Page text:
Georgia: Notary Laws

General Georgia Notary Laws

It is always a great idea to be up to date with the laws and rules governing any documentation, legal or medical process you may need to work with now or later. Here we will provide some basic information and links for your education and information.

Georgia Notary Law is located in Title 45 Article 17 of the Official Code of Georgia Annotated (O.C.G.A.). Access the online version of the O.C.G.A. through the Georgia General Assembly website located at http://www.legis.ga.gov/.

The Office of the Clerk of Superior Court approves and issues commissions of notary public. Each commission is for a term of four years and may be renewed prior to the expiration of the notary's term of office.

Individuals desiring to become a notary should submit an application to the Clerk of Superior Court in their county of residence. (Georgia has a neighboring state resident exception. See Notary Public Frequently Asked Questions.) Click HERE for the Georgia Notary Public Application Form for New Appointments or Reappointment. By law (§45-17-2), all information contained in the application is open to public inspection. If you have questions concerning appointments or renewals, please contact your county's Clerk of Superior Court (click HERE for county contact information) or the GSCCCA Notary Division for assistance.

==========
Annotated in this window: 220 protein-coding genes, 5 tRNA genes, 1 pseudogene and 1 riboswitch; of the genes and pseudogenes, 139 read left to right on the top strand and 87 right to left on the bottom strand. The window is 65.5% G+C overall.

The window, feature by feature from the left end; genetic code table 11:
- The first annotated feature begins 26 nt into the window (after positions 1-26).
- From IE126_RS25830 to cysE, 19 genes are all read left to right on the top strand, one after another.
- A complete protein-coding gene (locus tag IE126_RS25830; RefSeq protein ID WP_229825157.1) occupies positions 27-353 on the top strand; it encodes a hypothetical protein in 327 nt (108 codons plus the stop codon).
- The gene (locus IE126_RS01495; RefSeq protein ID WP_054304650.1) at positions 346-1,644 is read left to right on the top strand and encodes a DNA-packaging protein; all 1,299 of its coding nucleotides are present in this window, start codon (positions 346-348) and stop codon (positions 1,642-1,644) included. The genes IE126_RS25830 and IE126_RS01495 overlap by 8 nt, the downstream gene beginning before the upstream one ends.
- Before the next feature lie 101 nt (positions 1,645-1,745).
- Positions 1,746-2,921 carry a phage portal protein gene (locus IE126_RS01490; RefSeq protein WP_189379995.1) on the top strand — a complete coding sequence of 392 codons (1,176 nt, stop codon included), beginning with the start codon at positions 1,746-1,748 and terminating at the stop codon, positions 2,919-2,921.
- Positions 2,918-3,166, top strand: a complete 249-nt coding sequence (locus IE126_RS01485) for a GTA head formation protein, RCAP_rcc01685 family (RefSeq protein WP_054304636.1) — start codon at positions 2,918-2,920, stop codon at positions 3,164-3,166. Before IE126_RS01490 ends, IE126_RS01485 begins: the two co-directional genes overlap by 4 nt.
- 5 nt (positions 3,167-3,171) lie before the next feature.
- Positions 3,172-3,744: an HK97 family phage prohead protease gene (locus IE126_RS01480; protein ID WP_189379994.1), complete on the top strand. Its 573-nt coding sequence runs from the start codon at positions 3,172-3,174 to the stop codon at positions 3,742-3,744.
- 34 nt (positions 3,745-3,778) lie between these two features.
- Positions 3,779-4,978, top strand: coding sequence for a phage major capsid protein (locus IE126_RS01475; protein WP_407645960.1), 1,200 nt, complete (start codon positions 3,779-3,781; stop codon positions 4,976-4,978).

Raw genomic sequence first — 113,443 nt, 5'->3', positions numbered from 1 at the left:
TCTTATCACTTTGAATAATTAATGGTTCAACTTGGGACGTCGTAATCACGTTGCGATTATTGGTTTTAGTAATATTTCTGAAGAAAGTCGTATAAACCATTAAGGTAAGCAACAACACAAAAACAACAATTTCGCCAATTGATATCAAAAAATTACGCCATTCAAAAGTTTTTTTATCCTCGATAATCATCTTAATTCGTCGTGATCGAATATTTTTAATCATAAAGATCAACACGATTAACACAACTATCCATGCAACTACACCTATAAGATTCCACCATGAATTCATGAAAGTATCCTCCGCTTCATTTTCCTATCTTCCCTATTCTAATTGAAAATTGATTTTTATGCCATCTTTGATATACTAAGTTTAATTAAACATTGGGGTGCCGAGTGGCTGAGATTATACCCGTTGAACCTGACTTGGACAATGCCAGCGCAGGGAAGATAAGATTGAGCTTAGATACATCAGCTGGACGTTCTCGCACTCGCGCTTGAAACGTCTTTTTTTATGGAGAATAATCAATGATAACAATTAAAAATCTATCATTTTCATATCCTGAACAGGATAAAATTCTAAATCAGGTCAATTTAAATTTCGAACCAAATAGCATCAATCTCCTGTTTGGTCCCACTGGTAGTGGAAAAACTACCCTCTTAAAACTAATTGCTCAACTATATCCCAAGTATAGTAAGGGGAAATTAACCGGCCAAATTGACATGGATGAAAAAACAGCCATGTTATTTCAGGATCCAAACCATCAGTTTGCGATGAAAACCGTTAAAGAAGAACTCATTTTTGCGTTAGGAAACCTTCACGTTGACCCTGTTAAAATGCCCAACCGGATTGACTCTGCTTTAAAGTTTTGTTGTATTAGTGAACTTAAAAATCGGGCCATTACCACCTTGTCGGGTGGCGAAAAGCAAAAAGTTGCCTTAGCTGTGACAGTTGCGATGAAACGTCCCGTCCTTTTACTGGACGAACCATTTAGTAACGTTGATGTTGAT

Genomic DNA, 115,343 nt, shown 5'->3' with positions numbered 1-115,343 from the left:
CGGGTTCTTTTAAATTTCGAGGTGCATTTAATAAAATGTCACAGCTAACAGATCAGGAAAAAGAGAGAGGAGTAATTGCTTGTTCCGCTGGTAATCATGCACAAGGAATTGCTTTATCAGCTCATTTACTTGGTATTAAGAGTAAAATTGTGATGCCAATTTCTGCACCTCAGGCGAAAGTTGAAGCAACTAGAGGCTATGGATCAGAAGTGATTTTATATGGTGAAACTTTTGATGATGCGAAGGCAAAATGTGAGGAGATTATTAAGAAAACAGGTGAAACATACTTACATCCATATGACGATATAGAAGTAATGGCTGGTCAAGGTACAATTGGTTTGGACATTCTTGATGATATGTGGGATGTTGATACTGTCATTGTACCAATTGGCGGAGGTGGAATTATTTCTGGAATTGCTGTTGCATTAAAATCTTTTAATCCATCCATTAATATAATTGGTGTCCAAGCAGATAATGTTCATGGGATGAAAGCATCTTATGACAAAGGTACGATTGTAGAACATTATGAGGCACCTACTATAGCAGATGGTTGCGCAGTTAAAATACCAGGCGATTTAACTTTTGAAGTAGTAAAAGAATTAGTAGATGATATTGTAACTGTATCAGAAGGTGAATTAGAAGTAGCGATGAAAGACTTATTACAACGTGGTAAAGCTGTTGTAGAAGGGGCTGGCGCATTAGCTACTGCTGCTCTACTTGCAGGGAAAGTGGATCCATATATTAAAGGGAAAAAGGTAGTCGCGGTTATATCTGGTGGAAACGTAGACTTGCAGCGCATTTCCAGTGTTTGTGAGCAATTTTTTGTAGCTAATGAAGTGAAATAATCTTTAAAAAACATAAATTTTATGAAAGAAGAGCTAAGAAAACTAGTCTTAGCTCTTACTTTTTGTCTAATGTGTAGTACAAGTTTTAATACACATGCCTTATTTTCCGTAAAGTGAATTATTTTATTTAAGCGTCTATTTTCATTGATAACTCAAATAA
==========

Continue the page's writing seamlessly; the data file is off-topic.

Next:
It is unlawful for any person to hold himself or herself out as a notary or exercise the powers of a notary without an effective notary commission. A notary shall not make claims to have or imply he or she has powers, qualifications, rights or privileges that a notary does not possess by law.

It is a good idea to know these topics, even if you're not a notary. Sometimes clients get frustrated because a document is rejected for notarization, or there is a law restricting their legal process.